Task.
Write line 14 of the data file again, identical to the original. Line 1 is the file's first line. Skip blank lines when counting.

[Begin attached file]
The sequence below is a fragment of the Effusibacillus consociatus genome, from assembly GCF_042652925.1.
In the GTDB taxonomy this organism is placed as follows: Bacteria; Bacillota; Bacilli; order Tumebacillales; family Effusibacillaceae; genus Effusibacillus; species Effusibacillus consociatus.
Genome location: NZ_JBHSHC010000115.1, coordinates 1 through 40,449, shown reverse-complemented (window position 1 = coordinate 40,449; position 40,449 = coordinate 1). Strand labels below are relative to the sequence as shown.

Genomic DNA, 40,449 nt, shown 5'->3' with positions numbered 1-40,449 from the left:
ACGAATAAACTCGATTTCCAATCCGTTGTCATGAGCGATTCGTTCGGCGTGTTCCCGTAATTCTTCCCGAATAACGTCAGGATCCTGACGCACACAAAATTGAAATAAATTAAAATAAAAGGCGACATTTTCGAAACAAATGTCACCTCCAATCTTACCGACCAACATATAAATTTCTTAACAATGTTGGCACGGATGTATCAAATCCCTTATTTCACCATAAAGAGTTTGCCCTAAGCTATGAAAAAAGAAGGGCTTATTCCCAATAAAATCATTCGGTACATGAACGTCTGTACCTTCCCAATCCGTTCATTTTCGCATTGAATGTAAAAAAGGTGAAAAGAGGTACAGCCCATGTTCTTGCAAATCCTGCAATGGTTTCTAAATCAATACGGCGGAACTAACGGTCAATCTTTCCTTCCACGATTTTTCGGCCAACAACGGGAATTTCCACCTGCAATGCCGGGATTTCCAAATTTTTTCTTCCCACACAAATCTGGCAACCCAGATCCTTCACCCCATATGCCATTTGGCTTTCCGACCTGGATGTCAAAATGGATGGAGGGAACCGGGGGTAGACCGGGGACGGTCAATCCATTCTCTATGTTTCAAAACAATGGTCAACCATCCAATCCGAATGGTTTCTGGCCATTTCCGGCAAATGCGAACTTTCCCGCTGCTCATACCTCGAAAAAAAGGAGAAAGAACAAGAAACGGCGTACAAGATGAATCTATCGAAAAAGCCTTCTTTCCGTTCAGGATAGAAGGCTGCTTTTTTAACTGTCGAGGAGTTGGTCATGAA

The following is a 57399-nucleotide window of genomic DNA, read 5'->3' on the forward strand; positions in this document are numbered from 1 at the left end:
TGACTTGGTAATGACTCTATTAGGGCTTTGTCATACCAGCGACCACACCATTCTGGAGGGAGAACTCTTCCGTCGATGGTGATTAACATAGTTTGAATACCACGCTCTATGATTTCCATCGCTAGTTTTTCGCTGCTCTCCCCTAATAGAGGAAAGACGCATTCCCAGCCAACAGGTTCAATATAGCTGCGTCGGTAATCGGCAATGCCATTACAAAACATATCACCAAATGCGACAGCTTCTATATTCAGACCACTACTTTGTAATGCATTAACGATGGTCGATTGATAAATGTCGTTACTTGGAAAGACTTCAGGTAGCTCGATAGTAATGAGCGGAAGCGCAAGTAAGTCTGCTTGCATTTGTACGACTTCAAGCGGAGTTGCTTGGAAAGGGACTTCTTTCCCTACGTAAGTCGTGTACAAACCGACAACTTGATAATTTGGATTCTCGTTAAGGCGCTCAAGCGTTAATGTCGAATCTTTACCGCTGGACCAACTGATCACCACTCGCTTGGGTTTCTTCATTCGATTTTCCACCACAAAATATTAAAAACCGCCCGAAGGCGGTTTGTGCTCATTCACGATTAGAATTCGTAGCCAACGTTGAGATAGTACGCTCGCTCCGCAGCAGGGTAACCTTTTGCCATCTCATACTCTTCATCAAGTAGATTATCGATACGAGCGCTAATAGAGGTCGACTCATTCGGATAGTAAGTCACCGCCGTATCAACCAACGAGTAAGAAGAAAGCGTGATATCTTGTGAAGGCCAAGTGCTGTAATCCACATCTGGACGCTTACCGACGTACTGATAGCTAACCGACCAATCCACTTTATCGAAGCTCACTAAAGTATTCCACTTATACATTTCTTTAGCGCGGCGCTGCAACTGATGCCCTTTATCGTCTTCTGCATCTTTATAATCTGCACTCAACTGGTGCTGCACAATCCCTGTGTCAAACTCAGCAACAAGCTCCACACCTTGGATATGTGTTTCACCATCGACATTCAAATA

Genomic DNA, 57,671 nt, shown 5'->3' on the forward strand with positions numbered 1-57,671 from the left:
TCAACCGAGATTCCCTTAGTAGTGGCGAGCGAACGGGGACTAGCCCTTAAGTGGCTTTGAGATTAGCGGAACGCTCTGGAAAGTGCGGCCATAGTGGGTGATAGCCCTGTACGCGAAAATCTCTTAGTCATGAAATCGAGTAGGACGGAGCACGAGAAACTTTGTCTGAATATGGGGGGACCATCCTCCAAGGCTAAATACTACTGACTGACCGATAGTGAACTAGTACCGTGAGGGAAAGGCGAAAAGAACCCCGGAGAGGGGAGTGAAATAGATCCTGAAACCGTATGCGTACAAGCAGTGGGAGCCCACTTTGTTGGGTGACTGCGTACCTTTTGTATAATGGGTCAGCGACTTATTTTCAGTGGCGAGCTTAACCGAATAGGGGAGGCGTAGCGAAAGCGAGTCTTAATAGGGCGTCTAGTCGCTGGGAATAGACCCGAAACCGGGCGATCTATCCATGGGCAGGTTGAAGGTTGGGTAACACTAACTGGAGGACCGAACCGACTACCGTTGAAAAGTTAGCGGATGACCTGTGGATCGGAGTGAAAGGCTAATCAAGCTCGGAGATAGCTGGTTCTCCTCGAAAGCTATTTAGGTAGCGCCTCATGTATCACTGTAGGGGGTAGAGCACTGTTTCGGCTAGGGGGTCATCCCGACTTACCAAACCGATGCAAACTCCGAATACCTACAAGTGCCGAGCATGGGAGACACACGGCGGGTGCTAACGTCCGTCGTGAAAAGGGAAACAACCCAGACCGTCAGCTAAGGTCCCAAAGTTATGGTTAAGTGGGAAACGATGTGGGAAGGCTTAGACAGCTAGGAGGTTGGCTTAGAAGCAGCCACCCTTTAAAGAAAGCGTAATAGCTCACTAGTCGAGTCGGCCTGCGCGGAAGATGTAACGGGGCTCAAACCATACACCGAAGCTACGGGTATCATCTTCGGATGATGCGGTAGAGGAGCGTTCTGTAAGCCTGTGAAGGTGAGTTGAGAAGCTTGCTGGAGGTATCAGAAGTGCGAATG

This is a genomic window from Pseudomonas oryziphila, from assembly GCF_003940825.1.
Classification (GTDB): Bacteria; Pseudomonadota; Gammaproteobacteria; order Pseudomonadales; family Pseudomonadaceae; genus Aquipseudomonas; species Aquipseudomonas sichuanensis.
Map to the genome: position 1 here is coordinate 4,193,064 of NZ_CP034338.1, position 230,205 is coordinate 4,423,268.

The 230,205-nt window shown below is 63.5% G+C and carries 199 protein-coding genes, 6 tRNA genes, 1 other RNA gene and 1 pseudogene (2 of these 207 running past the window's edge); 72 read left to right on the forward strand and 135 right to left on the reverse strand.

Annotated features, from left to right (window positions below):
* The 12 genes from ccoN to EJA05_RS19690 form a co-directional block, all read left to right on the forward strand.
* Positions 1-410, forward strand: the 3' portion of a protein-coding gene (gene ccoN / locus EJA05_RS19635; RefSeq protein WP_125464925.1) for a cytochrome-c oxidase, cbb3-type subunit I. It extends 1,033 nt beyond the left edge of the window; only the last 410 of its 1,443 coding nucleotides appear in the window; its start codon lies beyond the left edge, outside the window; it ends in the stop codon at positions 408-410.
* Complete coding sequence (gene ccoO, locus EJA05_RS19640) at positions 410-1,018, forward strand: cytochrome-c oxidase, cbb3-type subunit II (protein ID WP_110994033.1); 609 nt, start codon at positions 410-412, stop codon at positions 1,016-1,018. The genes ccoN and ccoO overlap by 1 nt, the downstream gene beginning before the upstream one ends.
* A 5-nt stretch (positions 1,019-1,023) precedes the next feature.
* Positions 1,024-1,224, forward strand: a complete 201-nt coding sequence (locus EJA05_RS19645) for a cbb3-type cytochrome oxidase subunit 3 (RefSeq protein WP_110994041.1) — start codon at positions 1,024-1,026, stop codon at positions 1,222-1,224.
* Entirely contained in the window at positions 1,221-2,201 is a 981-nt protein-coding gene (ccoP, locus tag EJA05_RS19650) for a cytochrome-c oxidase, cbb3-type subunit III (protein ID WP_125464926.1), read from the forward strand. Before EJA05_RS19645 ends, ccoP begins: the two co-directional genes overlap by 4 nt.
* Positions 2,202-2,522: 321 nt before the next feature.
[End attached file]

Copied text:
Annotated features, from left to right (window positions below):